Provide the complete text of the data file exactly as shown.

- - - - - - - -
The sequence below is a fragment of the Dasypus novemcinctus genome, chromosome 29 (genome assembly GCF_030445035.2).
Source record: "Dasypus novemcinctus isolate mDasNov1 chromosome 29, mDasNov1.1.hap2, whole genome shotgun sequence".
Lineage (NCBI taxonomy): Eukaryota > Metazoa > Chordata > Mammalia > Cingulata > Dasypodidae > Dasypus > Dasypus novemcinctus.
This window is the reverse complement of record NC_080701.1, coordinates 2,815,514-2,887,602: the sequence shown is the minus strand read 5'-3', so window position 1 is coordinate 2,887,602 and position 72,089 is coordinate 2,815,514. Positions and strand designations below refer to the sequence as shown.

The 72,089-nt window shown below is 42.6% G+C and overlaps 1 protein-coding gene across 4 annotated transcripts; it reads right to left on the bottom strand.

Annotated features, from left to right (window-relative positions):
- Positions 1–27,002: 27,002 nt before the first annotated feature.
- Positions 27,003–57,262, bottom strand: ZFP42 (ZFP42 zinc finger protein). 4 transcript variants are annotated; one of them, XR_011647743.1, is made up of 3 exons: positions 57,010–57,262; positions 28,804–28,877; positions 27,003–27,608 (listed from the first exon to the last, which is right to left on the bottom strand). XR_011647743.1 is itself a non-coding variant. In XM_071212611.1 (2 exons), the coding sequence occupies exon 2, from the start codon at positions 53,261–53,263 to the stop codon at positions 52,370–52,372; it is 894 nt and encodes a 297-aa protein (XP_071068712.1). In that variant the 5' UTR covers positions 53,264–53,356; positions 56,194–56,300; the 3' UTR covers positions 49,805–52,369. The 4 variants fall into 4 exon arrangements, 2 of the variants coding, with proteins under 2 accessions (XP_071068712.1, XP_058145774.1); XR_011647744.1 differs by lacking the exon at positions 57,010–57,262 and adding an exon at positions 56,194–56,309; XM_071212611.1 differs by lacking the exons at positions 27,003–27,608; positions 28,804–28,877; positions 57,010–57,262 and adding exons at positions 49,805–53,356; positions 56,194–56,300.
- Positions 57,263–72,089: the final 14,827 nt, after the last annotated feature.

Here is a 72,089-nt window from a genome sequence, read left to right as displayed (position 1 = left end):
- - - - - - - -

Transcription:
The sequence below is a fragment of the Dasypus novemcinctus genome, chromosome 29 (genome assembly GCF_030445035.2).
Source record: "Dasypus novemcinctus isolate mDasNov1 chromosome 29, mDasNov1.1.hap2, whole genome shotgun sequence".
Lineage (NCBI taxonomy): Eukaryota > Metazoa > Chordata > Mammalia > Cingulata > Dasypodidae > Dasypus > Dasypus novemcinctus.
This window is the reverse complement of record NC_080701.1, coordinates 2,815,514-2,887,602: the sequence shown is the minus strand read 5'-3', so window position 1 is coordinate 2,887,602 and position 72,089 is coordinate 2,815,514. Positions and strand designations below refer to the sequence as shown.

The 72,089-nt window shown below is 42.6% G+C and overlaps 1 protein-coding gene across 4 annotated transcripts; it reads right to left on the bottom strand.

Annotated features, from left to right (window-relative positions):
- Positions 1–27,002: 27,002 nt before the first annotated feature.
- Positions 27,003–57,262, bottom strand: ZFP42 (ZFP42 zinc finger protein). 4 transcript variants are annotated; one of them, XR_011647743.1, is made up of 3 exons: positions 57,010–57,262; positions 28,804–28,877; positions 27,003–27,608 (listed from the first exon to the last, which is right to left on the bottom strand). XR_011647743.1 is itself a non-coding variant. In XM_071212611.1 (2 exons), the coding sequence occupies exon 2, from the start codon at positions 53,261–53,263 to the stop codon at positions 52,370–52,372; it is 894 nt and encodes a 297-aa protein (XP_071068712.1). In that variant the 5' UTR covers positions 53,264–53,356; positions 56,194–56,300; the 3' UTR covers positions 49,805–52,369. The 4 variants fall into 4 exon arrangements, 2 of the variants coding, with proteins under 2 accessions (XP_071068712.1, XP_058145774.1); XR_011647744.1 differs by lacking the exon at positions 57,010–57,262 and adding an exon at positions 56,194–56,309; XM_071212611.1 differs by lacking the exons at positions 27,003–27,608; positions 28,804–28,877; positions 57,010–57,262 and adding exons at positions 49,805–53,356; positions 56,194–56,300.
- Positions 57,263–72,089: the final 14,827 nt, after the last annotated feature.

Here is a 72,089-nt window from a genome sequence, read left to right as displayed (position 1 = left end):